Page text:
From a bombed NAACP office in Colorado to the decimated town of Baga, Nigeria, acts of terrorism against Black people and institutions have failed to generate much attention in the United States this past week. Most of the Western world and its political leaders have, instead, turned their eyes to Paris, France – the location of satirical magazine Charlie Hebdo. While the world holds its arms out in sympathy for Charlie Hebdo, we who believe in freedom must seek justice for Black people around the world – including for the victims of Boko Haram. We must continue to say that all Black lives matter, even when the world refuses to see it.
Alfred Wright was a 28-year-old physical therapist, a “man of great faith,” and father of three sons. He went missing for 18 days. He was found by volunteers and his father, stripped down to his shorts and one sock, with his throat cleanly slit and one ear missing. The police recorded the cause of death as “accidental drug overdose.” Alfred Wright was also a Black man married to a pretty white woman … in small-town Texas.
Earlier this year, President Obama asked how one might weigh the “tens of thousands who’ve been killed in Syria versus the tens of thousands who are currently being killed in the Congo.” But as tragic and devastating as the Congo conflict is, Congolese are not asking for the United States – or the international community – to militarily intervene.
Supporters of prisoners who are on the 43rd day of a hunger strike are expressing outrage at an order signed today by a federal judge allowing strikers to be force fed, disregarding international human rights principles. Thousands of prisoners have united to challenge the torture of prolonged isolation, demanding an accountable process to challenge the gang validations that have kept them in security housing for decades. Gov. Jerry Brown stands silent but is presumably in agreement with the force-feeding strategy, which will prevent the strikers from becoming martyrs.
On Wednesday, July 17, Nick Long reported for the Voice of America that the Congolese army’s recent successes at driving the M23 militia from their positions in eastern Congo have caused euphoria amongst Congolese, particularly in Goma, the capital city of North Kivu Province on Congo’s border with Rwanda. Here’s that Voice of America radio report:
Yasiin Bey appears in a video launched today demonstrating the standard operating procedure for force-feeding prisoners on hunger strike at Guantanamo Bay. Made by human rights charity Reprieve and Bafta-award winning director Asif Kapadia, the film shows U.S. actor and rapper formerly known as Mos Def experiencing the procedure.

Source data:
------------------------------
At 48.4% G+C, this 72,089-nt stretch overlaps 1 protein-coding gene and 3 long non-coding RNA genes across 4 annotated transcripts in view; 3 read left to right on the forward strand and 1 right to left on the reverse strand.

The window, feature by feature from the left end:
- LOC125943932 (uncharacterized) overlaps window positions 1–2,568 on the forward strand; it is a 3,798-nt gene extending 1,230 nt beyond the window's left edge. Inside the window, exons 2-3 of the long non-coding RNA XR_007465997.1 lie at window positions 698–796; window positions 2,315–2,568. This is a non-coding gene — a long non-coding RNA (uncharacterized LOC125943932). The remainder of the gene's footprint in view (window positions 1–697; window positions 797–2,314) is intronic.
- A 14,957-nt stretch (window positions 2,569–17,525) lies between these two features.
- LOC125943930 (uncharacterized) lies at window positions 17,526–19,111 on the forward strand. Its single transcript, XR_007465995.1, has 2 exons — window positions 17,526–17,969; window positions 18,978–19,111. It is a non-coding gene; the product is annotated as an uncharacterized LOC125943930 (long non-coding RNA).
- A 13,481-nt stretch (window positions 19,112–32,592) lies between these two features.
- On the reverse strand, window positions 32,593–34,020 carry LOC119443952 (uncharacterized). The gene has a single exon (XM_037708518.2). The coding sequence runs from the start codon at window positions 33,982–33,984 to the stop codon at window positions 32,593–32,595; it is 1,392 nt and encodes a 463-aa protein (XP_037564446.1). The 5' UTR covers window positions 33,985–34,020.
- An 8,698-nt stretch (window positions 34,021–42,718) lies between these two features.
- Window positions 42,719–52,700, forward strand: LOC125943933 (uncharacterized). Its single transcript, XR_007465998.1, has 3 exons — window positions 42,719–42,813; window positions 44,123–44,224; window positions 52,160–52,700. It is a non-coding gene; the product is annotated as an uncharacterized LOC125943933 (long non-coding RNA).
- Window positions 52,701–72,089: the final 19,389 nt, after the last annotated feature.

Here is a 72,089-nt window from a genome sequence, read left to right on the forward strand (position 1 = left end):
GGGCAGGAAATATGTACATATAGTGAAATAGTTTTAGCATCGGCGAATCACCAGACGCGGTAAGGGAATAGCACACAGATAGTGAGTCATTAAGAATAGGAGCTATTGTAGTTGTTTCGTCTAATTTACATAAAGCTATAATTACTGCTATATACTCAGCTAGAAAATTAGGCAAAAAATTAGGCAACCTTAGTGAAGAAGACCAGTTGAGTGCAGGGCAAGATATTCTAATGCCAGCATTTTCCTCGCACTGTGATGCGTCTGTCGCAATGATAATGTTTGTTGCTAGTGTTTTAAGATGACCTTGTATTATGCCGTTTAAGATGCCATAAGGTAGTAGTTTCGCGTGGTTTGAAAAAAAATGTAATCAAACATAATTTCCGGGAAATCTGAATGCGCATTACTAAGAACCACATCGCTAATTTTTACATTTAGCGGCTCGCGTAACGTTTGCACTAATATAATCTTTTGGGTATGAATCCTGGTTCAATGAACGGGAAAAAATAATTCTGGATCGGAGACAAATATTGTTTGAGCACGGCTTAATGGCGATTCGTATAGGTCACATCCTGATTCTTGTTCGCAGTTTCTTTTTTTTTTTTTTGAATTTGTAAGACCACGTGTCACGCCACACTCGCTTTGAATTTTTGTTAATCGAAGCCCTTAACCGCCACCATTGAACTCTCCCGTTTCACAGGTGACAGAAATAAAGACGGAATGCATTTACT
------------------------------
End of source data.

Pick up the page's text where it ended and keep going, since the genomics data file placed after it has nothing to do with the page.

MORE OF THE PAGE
After more than two years of a full-fledged Pentagon and NATO-led war against the North African state of Libya, the installed General National Congress regime is now requesting assistance from their neo-colonial masters. NATO Secretary General Anders Fogh Rasmussen indicated that the Western-backed government in Tripoli had requested assistance on security matters.
The Re-Examining the Lucasville Uprising Conference, held April 19-21 in Columbus, Ohio, to mark the 20th anniversary of the Lucasville Uprising, was a resounding success by all reports. “A strong and vibrant coalition has come together to advocate for innocence of those convicted in the aftermath of the uprising,” reports Noelle Hanrahan of Prison Radio, one of the organizers.
Twenty years ago, there was a prison uprising in Lucasville. A correctional officer and several prisoners who collaborated with the prison administration were murdered. Imam Saddique Hasan and other prisoners who acted as spokespeople for the prisoners were eventually charged with the murders and have been held on Ohio’s death row ever since.
The much-publicized brutality and inhumane conditions suffered by prisoners in solitary confinement worldwide has once again sparked global debates on the unprecedented urgency of prison abolition and, by default, on the implementation of community-led restorative justice programs. Over the past two to three decades, the global penal system has turned increasingly roughshod and its practices have grown greatly abusive.
A federal appeals court in New Orleans has overturned the conviction of former New Orleans police officer David Warren, one of the former cops tried and convicted of an assortment of charges related to the murder of Henry Glover, who was shot by police and later burned in an abandoned car by cops just days after Hurricane Katrina hit New Orleans more than seven years ago.